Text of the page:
Dear comrades, dear communities,
Last weekend the largest gathering of white supremacists the U.S. has seen in a generation assembled in Charlottesville to “Unite the Right.” From the White House to the streets, white supremacists are proliferating hate through harassment, violence, and even terrorism. Three people, including counter-protester Heather Heyer, lost their lives over the weekend. Dozens more were injured. The message is clear: public space does not belong to the public. But Hollaback! will continue to fight for everyone’s right to be safe in public spaces. And everyone means all of us: people of all races, genders, and religions; with and without disabilities; of any immigration status; of any appearance or identity.
We at Hollaback! are a group of people with multiple backgrounds and identities, and over the past few days each of us has been affected differently by the racist, anti-Semitic, Islamophobic, and xenophobic violence unfolding in Charlottesville, Boston, and across the United States. While we all agreed that this moment merited a prompt organizational response, we decided it was necessary to take some time to check in with each other, listen to each other, and think about how to speak with one voice about this weekend’s events.
Just as our experiences and responses within the office differed, the communities we work with have been affected in different ways due to the country’s long history of structural and interpersonal violence, oppression, subjugation, colonization, and enslavement of many populations. Whether you’re feeling threatened, tired, or shocked; whether you’re grieving, organizing, or comforting others, we’ve got your back. As white social justice advocates, we’re here to urge white folks to recognize the ways their white privilege shows up inside themselves and actively commit to fight back against racism in their day-to-day lives. As social justice advocates of color and of different creeds, we’re here to mobilize our own communities and show up for each other when ours is not the group under the greatest attack. We’re here to declare and validate that you belong, and you have the right to be safe, in public space.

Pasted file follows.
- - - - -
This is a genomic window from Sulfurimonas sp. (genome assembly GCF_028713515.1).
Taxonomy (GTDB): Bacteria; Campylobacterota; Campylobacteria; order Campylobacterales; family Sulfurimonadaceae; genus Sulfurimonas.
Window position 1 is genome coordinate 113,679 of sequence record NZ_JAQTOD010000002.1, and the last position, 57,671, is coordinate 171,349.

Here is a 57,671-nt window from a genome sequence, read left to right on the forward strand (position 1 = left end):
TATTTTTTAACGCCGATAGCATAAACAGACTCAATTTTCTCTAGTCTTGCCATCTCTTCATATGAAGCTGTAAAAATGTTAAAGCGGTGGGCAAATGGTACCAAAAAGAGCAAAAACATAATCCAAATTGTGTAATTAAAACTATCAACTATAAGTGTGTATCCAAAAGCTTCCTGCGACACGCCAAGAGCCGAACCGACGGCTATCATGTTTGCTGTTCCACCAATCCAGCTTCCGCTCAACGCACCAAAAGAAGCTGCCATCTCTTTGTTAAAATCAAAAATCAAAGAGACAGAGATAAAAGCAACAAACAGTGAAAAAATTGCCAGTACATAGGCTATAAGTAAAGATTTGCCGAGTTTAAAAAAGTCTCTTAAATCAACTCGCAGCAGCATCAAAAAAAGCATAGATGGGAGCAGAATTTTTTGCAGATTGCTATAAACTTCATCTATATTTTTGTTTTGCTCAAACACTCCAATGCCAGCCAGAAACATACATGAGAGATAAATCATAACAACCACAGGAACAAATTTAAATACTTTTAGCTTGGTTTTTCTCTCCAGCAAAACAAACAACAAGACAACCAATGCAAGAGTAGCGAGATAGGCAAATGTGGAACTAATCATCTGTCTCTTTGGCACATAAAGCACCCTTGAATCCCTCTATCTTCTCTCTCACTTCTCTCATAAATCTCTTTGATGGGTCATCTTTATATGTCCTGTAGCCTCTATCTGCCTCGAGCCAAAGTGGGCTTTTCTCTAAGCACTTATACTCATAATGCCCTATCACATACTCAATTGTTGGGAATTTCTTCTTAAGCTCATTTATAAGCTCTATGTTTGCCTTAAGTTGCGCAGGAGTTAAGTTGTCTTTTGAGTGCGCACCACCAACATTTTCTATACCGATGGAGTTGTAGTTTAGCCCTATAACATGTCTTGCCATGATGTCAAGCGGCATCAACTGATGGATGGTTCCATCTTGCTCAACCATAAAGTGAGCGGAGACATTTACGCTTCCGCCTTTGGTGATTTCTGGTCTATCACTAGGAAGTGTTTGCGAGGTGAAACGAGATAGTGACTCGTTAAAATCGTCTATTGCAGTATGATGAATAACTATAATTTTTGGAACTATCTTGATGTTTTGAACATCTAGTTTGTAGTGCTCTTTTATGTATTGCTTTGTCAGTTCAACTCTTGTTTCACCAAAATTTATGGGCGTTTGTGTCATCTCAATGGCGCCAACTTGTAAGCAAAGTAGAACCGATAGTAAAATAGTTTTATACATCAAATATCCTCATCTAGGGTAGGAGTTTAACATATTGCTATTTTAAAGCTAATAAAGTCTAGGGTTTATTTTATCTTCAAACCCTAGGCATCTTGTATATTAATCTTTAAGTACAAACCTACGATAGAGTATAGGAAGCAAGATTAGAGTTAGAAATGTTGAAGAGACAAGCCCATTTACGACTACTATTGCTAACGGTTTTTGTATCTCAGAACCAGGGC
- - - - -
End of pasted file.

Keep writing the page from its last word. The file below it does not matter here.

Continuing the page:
In this moment, this month, this millennium, we need to show up for each other in whatever way is right for us. With the rising frequency and severity of hate-based harassment – whether it’s ableist, Islamophobic, racist, transphobic, misogynistic, anti-Semitic, anti-immigrant, homophobic, or xenophobic – make sure you carefully consider safety risks as you decide how to take action.
We have resources to offer up to you from our own work:
- Learn how to intervene safely and effectively when you witness incidents of hate and harassment through our bystander intervention webinars, free through the end of the month with the code hollabacksummer.
- Break bread and find community with The People’s Supper and check out their specialized guidebook [PDF], made in the wake of Charlottesville, to come together after traumatic violence.
- Share your story of harassment or bystander intervention on our website or through our app.
And beyond Hollaback!, here are some more ideas for how to show up:
- Today: Show up for immigrants by joining a Defend DACA/TPS rally or calling your representatives.
- Find and attend a local Charlottesville solidarity rally or donate to support the community.
- Take a look at the UVA Graduate Student Coalition for Liberation’s Charlottesville Syllabus and check the hashtag #CharlottesvilleCurriculum to learn about the town’s history of racism and struggle.
- Use SPLC’s Ten Ways to Fight Hate: A Community Guide.
- Take a break, take a breath, and take care of yourself. This struggle is not about a single moment, and we need to be in it for the long haul – so pace yourself.
Hollaback! stands with you. We love you, and we’re ready to have your back.
Agunda, Debjani, Emily, Halsey, Leah, Patrick, and Tamar